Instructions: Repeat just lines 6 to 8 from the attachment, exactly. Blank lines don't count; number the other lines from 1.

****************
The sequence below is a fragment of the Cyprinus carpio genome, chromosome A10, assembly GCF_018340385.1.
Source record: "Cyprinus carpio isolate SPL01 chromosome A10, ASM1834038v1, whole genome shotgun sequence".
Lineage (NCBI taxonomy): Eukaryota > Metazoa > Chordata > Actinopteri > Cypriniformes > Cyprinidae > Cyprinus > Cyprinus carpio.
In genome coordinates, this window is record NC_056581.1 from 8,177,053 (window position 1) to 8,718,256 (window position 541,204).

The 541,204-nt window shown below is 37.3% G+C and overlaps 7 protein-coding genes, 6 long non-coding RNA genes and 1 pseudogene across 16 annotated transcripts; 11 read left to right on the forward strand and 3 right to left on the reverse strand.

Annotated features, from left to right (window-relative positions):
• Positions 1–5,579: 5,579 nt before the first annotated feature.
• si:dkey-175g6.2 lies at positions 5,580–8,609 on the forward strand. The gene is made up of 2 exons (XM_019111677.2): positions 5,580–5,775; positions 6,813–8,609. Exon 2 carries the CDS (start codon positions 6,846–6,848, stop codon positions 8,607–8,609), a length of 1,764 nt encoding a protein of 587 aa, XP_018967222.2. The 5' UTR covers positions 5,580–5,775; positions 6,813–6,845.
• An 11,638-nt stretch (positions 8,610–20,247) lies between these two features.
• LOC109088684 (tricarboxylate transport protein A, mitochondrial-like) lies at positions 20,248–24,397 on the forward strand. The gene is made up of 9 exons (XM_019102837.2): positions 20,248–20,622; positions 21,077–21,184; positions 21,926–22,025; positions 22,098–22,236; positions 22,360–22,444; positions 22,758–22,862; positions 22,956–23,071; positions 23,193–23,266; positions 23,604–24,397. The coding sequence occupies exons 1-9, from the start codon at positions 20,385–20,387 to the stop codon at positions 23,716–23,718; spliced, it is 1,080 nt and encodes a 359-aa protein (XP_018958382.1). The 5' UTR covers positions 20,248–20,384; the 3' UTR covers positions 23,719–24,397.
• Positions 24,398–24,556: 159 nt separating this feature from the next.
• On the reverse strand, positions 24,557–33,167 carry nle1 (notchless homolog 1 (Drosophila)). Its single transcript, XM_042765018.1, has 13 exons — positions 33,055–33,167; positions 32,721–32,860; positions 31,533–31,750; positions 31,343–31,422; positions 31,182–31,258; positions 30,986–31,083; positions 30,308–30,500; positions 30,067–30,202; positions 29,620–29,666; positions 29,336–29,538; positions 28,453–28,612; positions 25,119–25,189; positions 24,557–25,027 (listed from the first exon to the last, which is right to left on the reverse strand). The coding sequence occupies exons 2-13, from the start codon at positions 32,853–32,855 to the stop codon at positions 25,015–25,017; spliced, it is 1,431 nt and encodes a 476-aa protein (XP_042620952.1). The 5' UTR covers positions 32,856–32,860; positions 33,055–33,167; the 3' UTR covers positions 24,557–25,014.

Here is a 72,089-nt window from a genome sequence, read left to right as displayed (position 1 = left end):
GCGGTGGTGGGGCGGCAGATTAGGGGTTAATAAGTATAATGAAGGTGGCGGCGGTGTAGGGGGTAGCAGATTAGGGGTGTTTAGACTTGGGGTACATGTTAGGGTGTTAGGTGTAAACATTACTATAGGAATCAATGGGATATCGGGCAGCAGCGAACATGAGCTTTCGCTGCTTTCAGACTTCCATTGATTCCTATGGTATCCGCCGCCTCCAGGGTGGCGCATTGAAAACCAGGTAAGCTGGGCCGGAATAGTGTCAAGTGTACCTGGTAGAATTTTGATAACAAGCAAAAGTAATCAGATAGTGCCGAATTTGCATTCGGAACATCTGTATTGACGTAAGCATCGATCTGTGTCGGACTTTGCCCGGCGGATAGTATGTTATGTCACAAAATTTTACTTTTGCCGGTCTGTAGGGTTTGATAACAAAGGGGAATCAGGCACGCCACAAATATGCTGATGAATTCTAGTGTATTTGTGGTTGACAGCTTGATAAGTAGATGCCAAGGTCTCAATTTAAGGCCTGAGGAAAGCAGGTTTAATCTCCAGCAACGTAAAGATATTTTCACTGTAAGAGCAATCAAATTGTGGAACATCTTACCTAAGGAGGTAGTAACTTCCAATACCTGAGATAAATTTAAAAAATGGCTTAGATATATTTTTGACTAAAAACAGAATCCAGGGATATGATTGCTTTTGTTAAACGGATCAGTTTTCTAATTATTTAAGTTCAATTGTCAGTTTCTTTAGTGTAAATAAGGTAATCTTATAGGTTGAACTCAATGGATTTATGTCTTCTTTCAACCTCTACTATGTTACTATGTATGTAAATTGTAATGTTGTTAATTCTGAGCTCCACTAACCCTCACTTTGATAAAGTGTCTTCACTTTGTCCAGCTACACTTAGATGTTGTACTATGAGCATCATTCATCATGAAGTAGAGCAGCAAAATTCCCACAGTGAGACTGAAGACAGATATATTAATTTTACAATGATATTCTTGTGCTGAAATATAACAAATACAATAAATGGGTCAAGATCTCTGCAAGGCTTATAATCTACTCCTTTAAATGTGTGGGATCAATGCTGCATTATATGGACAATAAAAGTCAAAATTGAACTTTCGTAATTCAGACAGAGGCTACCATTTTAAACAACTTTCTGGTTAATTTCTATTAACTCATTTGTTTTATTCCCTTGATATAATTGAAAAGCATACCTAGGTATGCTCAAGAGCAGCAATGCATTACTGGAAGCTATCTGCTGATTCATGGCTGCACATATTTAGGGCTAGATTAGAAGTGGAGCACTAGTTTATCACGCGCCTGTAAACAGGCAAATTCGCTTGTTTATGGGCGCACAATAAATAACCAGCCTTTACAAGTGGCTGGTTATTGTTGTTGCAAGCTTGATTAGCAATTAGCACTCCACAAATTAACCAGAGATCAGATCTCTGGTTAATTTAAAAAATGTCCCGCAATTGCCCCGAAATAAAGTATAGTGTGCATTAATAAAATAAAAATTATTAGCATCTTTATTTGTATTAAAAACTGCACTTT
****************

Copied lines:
Annotated features, from left to right (window-relative positions):
• Positions 1–5,579: 5,579 nt before the first annotated feature.
• si:dkey-175g6.2 lies at positions 5,580–8,609 on the forward strand. The gene is made up of 2 exons (XM_019111677.2): positions 5,580–5,775; positions 6,813–8,609. Exon 2 carries the CDS (start codon positions 6,846–6,848, stop codon positions 8,607–8,609), a length of 1,764 nt encoding a protein of 587 aa, XP_018967222.2. The 5' UTR covers positions 5,580–5,775; positions 6,813–6,845.